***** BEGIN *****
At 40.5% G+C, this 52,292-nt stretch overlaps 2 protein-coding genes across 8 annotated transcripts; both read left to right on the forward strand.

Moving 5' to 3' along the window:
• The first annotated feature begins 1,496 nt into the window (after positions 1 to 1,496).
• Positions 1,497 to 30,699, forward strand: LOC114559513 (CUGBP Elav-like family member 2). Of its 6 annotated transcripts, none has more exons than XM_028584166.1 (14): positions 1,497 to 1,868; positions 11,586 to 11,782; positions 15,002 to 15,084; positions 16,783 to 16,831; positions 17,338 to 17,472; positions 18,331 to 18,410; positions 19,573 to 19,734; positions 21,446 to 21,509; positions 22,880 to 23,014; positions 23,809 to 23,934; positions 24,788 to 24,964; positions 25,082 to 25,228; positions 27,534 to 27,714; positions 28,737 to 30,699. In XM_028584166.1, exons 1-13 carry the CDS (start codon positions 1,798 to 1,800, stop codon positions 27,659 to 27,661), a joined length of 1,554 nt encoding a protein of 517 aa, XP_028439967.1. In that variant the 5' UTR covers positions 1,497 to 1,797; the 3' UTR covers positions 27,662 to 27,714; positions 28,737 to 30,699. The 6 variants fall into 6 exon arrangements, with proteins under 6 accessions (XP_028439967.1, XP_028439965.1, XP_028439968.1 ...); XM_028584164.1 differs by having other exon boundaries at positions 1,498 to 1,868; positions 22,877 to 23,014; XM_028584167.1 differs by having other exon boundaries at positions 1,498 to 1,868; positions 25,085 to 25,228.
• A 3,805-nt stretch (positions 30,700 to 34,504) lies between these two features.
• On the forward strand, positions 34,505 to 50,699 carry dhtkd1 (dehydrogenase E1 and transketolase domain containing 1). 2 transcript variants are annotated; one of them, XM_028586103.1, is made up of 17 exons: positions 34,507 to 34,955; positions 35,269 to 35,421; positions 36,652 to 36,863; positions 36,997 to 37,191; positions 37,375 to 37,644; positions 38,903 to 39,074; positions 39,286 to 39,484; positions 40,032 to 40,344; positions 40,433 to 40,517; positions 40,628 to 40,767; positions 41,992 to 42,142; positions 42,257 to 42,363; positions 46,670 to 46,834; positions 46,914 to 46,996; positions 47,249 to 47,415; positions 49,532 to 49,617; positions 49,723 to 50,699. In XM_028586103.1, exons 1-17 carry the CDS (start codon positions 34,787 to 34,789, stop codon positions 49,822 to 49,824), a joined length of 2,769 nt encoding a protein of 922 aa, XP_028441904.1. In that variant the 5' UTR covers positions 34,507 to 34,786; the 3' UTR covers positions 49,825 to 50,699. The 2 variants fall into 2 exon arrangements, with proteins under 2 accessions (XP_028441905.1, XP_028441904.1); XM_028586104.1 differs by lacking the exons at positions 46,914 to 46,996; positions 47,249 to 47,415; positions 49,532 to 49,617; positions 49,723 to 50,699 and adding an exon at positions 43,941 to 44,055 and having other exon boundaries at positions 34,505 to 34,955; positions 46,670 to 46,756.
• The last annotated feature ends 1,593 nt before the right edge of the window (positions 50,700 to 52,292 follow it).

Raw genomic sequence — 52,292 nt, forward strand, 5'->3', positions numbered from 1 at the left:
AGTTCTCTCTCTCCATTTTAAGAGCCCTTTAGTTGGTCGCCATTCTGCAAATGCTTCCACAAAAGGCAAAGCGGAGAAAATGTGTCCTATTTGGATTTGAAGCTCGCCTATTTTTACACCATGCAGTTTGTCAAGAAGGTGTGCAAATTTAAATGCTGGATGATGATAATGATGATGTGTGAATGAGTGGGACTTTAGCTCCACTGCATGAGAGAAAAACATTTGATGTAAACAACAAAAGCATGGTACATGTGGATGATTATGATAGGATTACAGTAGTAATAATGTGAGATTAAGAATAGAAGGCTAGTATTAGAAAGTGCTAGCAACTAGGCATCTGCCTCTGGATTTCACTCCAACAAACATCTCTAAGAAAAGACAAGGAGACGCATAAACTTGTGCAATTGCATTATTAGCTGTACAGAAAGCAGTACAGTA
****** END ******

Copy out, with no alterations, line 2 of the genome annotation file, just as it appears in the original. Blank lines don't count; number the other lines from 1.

Moving 5' to 3' along the window: